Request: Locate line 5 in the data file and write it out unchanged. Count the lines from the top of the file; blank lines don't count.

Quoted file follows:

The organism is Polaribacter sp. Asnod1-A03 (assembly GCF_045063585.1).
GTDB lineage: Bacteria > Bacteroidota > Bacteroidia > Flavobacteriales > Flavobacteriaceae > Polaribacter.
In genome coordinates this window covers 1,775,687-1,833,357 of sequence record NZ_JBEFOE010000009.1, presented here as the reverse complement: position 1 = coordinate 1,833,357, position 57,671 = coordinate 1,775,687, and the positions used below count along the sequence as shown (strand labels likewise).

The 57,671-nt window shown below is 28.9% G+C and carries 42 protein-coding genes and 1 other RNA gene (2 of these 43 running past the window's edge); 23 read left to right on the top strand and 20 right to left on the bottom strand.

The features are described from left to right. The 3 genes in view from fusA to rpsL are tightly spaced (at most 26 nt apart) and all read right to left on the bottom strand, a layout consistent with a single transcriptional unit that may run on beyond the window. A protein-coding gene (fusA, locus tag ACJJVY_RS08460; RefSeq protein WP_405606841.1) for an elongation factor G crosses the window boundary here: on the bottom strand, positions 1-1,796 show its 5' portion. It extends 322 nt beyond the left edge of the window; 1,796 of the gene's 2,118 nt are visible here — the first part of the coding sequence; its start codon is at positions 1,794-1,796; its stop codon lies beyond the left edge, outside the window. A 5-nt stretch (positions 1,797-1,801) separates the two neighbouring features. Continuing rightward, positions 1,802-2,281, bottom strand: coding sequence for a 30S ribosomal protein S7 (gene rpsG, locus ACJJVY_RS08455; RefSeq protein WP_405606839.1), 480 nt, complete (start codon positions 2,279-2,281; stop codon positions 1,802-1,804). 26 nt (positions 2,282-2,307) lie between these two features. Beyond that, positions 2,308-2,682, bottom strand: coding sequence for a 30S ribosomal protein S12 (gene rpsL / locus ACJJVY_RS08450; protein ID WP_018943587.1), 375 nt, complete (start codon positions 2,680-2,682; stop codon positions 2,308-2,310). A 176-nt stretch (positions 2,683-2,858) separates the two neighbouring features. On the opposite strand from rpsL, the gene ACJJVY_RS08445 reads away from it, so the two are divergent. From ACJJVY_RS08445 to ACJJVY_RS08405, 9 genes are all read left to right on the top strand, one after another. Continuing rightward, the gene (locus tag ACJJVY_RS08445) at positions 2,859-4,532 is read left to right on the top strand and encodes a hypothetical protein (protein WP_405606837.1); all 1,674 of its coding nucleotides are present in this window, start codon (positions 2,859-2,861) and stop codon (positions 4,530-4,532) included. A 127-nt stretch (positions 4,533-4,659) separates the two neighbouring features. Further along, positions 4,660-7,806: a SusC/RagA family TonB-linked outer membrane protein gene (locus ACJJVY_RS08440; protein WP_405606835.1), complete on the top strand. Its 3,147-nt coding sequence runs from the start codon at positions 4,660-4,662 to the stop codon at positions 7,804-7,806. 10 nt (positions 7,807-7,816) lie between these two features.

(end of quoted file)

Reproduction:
The features are described from left to right. The 3 genes in view from fusA to rpsL are tightly spaced (at most 26 nt apart) and all read right to left on the bottom strand, a layout consistent with a single transcriptional unit that may run on beyond the window. A protein-coding gene (fusA, locus tag ACJJVY_RS08460; RefSeq protein WP_405606841.1) for an elongation factor G crosses the window boundary here: on the bottom strand, positions 1-1,796 show its 5' portion. It extends 322 nt beyond the left edge of the window; 1,796 of the gene's 2,118 nt are visible here — the first part of the coding sequence; its start codon is at positions 1,794-1,796; its stop codon lies beyond the left edge, outside the window. A 5-nt stretch (positions 1,797-1,801) separates the two neighbouring features. Continuing rightward, positions 1,802-2,281, bottom strand: coding sequence for a 30S ribosomal protein S7 (gene rpsG, locus ACJJVY_RS08455; RefSeq protein WP_405606839.1), 480 nt, complete (start codon positions 2,279-2,281; stop codon positions 1,802-1,804). 26 nt (positions 2,282-2,307) lie between these two features. Beyond that, positions 2,308-2,682, bottom strand: coding sequence for a 30S ribosomal protein S12 (gene rpsL / locus ACJJVY_RS08450; protein ID WP_018943587.1), 375 nt, complete (start codon positions 2,680-2,682; stop codon positions 2,308-2,310). A 176-nt stretch (positions 2,683-2,858) separates the two neighbouring features. On the opposite strand from rpsL, the gene ACJJVY_RS08445 reads away from it, so the two are divergent. From ACJJVY_RS08445 to ACJJVY_RS08405, 9 genes are all read left to right on the top strand, one after another. Continuing rightward, the gene (locus tag ACJJVY_RS08445) at positions 2,859-4,532 is read left to right on the top strand and encodes a hypothetical protein (protein WP_405606837.1); all 1,674 of its coding nucleotides are present in this window, start codon (positions 2,859-2,861) and stop codon (positions 4,530-4,532) included. A 127-nt stretch (positions 4,533-4,659) separates the two neighbouring features. Further along, positions 4,660-7,806: a SusC/RagA family TonB-linked outer membrane protein gene (locus ACJJVY_RS08440; protein WP_405606835.1), complete on the top strand. Its 3,147-nt coding sequence runs from the start codon at positions 4,660-4,662 to the stop codon at positions 7,804-7,806. 10 nt (positions 7,807-7,816) lie between these two features.